When listening on or near the axis, the effect is as of an open window looking directly on to the performance. It is a clearer, wider view than anything hitherto, and the apparent distance away of the performer varies with the microphone placing at the studio. Variation of the volume control will also affect the apparent distance, of course. A few degrees off the axis is often better, as any distorted (slightly) top in the sound is less obtrusive.

 

Probably the most striking phenomenon is the fact that the resultant sound sounds less like a loudspeaker than any previous experience has provided. This is due to two things, first, the lack of colouration anywhere in the frequency range. It has no noise of its own. Secondly, due to its doublet form the room participates far less than usual. The listener is virtually transported to a front balcony seat.

 

With slightly poorer quality signals, the speaker is still not wasted, though the high frequency content would sound almost as good from a much cheaper speaker. The lower register is still clean and uncoloured-"unobstructed" is a word that comes to one's mind when listening to it. For some time now, the reviewer has become aware of a peculiar sensation when listening to many loudspeakers. It was as if a pillar, or similar obstruction, was situated between the performance and the listener. This effect was practically absent in one particular speaker, and is completely absent when listening to the ESL. The phenomenon was explained by the realisation that diffraction of sound round a solid object produces an uneven frequency response. Some frequencies are boosted a little, some are attenuated-about as much as a fairly well damped resonance would do. No resonance, flat response, no apparent obstacle ! This is one of the main reasons for the expression "clear view" involuntarily coming to mind.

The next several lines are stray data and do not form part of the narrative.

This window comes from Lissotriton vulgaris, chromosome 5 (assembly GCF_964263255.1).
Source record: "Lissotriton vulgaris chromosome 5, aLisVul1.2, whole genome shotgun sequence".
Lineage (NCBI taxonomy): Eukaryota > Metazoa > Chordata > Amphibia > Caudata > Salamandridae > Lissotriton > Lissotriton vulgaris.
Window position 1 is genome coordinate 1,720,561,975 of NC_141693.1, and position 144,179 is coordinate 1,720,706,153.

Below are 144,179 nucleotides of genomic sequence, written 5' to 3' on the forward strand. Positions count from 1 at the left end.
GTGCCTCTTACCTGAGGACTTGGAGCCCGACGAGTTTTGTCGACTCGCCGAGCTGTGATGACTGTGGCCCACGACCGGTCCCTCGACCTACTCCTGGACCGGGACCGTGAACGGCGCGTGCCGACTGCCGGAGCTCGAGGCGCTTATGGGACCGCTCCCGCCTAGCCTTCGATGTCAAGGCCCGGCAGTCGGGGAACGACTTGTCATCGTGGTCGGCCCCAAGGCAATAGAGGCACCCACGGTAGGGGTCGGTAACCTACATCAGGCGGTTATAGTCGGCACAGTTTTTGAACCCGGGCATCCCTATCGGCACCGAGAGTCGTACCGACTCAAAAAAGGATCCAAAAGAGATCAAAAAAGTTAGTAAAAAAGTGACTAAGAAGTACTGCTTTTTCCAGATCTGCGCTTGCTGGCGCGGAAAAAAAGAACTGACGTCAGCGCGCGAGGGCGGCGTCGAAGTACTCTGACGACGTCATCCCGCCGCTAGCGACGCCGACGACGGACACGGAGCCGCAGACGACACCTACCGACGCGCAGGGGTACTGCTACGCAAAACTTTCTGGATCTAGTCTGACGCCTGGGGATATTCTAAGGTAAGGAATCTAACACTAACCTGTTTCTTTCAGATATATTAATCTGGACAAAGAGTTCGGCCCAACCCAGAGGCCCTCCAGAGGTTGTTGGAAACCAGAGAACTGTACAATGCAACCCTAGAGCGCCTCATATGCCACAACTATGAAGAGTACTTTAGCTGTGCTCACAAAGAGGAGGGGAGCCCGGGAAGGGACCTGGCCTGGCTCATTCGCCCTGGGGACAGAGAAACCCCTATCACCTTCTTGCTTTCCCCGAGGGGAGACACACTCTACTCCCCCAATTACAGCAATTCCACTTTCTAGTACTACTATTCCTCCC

Readers will have gathered by now, that this is not a device for impressing the casual listener with one's hi-fi equipment. The top doesn't sparkle all the time, and the bass doesn't shake one's tummy all the time. It merely does what it's told, no more, no less. The bass response below 45 c.p.s. is down somewhat compared with many current loudspeakers, but it does not spoil enjoyment of organ tone, rather the reverse. It does not make every pedal stop sound like a big fat Bourdon ! Every orchestral instrument is treated perfectly, especially the large bass drum - it is no longer in a big felt-lined box !

 

Various speaker positions were tried, and while the room does not appear to participate so much, its position did have a considerable effect. Fig. 8, shows very roughly five positions tried. A and B were poor-and the published leaflet warns thus. C was much better, D, close to but not parallel to a low open (full) bookcase, was very good. E, similar to C, but closer, was also very good. The lady of the house will probably insist on helping to decide where it is placed, but never mind, it is not heavy to move !

 

To sum up: The "Quad" ESL is slightly ahead of all dynamic types on transient response and freedom from colouration; it is a loudspeaker designed to be listened to and enjoyed in the home; it will produce adequate sound level for realistic results; it is not suitable for attempting to show off "larger-than-life" impressive noises. It will not suit all tastes, but the reviewer can confidently recommend it as an excellent domestic speaker. As Mr. Briggs has recently demonstrated really convincing stereophonic reproduction with two completely dissimilar speakers, it is seriously suggested that one of the listener's pair of speakers should be a full range electrostatic - the perfect excuse. R.L.W.